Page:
The fifteenth briefing note in a series from the Initiative for Smallholder Finance interrogate how different impact-oriented agribusiness funds combine public and private capital to build a more inclusive agricultural market.
This report presents three insights from ISF research:
Fund managers use dramatically different approaches to develop and assess pipeline investment opportunities. Most fund managers spot opportunities the traditional way, through word of mouth and professional networks. More recently, savvy NGOs have onboarded investment teams or created their own fund vehicles to connect enterprises from their field work to investors.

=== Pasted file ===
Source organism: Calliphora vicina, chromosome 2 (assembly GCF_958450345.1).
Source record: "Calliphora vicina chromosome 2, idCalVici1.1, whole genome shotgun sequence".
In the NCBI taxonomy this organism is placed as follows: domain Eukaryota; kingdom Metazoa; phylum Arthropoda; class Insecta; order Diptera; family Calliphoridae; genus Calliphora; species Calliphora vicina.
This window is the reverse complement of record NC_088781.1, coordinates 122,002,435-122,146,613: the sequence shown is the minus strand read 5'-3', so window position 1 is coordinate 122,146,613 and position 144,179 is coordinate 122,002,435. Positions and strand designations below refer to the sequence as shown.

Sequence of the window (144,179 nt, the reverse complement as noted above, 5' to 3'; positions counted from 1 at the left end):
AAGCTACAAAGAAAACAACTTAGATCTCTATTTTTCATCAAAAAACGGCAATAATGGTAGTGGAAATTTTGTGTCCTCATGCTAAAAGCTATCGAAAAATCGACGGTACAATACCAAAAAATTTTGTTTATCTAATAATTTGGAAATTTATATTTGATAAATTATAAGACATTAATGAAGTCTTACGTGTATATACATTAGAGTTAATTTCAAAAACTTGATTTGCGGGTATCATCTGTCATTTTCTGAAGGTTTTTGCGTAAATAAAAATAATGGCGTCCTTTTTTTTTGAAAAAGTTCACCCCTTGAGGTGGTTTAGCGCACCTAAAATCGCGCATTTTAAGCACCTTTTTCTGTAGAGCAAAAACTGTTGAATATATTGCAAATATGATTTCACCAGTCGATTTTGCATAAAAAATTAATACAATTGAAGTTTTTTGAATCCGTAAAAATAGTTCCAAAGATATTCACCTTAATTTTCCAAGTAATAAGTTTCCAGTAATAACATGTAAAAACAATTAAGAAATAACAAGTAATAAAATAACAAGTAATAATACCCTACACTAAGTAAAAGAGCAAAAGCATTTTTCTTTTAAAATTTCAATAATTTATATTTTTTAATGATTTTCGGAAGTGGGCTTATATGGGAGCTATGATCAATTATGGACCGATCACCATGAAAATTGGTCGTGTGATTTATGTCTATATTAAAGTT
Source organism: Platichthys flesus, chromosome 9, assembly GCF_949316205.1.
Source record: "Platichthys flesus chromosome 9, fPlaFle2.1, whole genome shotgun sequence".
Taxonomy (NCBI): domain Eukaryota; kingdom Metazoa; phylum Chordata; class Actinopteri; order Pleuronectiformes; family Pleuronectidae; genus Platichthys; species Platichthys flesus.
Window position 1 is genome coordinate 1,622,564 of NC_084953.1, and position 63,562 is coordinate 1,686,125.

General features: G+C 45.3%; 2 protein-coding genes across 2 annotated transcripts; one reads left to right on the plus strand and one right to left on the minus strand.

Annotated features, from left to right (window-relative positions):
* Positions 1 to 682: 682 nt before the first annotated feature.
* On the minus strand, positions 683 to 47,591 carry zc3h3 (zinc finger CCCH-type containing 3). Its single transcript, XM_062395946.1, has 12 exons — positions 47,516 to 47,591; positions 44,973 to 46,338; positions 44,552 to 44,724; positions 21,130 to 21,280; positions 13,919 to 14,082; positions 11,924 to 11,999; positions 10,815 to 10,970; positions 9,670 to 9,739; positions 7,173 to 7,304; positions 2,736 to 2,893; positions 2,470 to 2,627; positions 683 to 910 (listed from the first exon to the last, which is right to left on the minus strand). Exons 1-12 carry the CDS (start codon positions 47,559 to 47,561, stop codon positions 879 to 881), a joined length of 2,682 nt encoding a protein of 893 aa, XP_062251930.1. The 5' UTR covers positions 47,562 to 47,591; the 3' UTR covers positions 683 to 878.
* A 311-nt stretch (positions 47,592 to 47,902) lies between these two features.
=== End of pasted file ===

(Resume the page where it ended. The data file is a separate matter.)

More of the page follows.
Technical assistance (TA) plays an important role, but is tough to get right. Funds that invest in smaller agribusinesses often need TA for both the investee and their underlying small producer networks. This TA is expensive and time consuming, but can multiply impact or pave the way for future growth. Some funds, such as the African Agriculture Fund, have structured sidecar TA grant facilities to systematically deliver business and impact support around their investments.
The relationship between capital and fund managers matters. When capital providers with different risk, return, and impact profiles work together to structure a fund, fund managers must become sophisticated stewards of the fund’s impact agendas for them to thrive.